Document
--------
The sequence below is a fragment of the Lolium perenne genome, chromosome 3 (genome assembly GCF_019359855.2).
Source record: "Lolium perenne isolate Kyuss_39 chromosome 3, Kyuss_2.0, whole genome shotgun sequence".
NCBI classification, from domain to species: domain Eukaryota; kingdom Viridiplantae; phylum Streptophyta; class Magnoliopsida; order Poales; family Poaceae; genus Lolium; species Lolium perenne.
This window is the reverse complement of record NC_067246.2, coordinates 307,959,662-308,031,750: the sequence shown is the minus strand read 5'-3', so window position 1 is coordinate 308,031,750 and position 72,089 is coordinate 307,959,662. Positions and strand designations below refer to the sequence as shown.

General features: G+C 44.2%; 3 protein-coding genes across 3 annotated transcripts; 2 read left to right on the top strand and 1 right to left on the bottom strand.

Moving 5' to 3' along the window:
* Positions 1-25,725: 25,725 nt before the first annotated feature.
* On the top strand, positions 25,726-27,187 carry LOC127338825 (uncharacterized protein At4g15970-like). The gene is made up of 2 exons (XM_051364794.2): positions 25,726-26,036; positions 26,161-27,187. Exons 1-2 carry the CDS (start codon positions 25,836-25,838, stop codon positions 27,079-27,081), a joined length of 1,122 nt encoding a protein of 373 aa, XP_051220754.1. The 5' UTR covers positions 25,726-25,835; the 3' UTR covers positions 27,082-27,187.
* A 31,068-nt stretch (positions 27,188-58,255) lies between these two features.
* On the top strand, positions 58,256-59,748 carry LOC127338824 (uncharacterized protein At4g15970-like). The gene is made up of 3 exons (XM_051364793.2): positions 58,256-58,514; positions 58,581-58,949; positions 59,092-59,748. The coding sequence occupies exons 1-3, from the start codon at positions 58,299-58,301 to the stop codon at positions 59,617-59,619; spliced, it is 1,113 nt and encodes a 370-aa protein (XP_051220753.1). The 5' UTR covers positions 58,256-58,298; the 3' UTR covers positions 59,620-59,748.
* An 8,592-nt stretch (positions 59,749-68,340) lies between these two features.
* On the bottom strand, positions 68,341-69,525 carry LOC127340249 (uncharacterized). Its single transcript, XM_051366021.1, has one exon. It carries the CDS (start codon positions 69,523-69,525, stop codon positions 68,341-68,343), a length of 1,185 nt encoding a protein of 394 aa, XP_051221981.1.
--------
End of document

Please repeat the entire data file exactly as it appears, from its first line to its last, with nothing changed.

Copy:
The sequence below is a fragment of the Lolium perenne genome, chromosome 3 (genome assembly GCF_019359855.2).
Source record: "Lolium perenne isolate Kyuss_39 chromosome 3, Kyuss_2.0, whole genome shotgun sequence".
NCBI classification, from domain to species: domain Eukaryota; kingdom Viridiplantae; phylum Streptophyta; class Magnoliopsida; order Poales; family Poaceae; genus Lolium; species Lolium perenne.
This window is the reverse complement of record NC_067246.2, coordinates 307,959,662-308,031,750: the sequence shown is the minus strand read 5'-3', so window position 1 is coordinate 308,031,750 and position 72,089 is coordinate 307,959,662. Positions and strand designations below refer to the sequence as shown.

General features: G+C 44.2%; 3 protein-coding genes across 3 annotated transcripts; 2 read left to right on the top strand and 1 right to left on the bottom strand.

Moving 5' to 3' along the window:
* Positions 1-25,725: 25,725 nt before the first annotated feature.
* On the top strand, positions 25,726-27,187 carry LOC127338825 (uncharacterized protein At4g15970-like). The gene is made up of 2 exons (XM_051364794.2): positions 25,726-26,036; positions 26,161-27,187. Exons 1-2 carry the CDS (start codon positions 25,836-25,838, stop codon positions 27,079-27,081), a joined length of 1,122 nt encoding a protein of 373 aa, XP_051220754.1. The 5' UTR covers positions 25,726-25,835; the 3' UTR covers positions 27,082-27,187.
* A 31,068-nt stretch (positions 27,188-58,255) lies between these two features.
* On the top strand, positions 58,256-59,748 carry LOC127338824 (uncharacterized protein At4g15970-like). The gene is made up of 3 exons (XM_051364793.2): positions 58,256-58,514; positions 58,581-58,949; positions 59,092-59,748. The coding sequence occupies exons 1-3, from the start codon at positions 58,299-58,301 to the stop codon at positions 59,617-59,619; spliced, it is 1,113 nt and encodes a 370-aa protein (XP_051220753.1). The 5' UTR covers positions 58,256-58,298; the 3' UTR covers positions 59,620-59,748.
* An 8,592-nt stretch (positions 59,749-68,340) lies between these two features.
* On the bottom strand, positions 68,341-69,525 carry LOC127340249 (uncharacterized). Its single transcript, XM_051366021.1, has one exon. It carries the CDS (start codon positions 69,523-69,525, stop codon positions 68,341-68,343), a length of 1,185 nt encoding a protein of 394 aa, XP_051221981.1.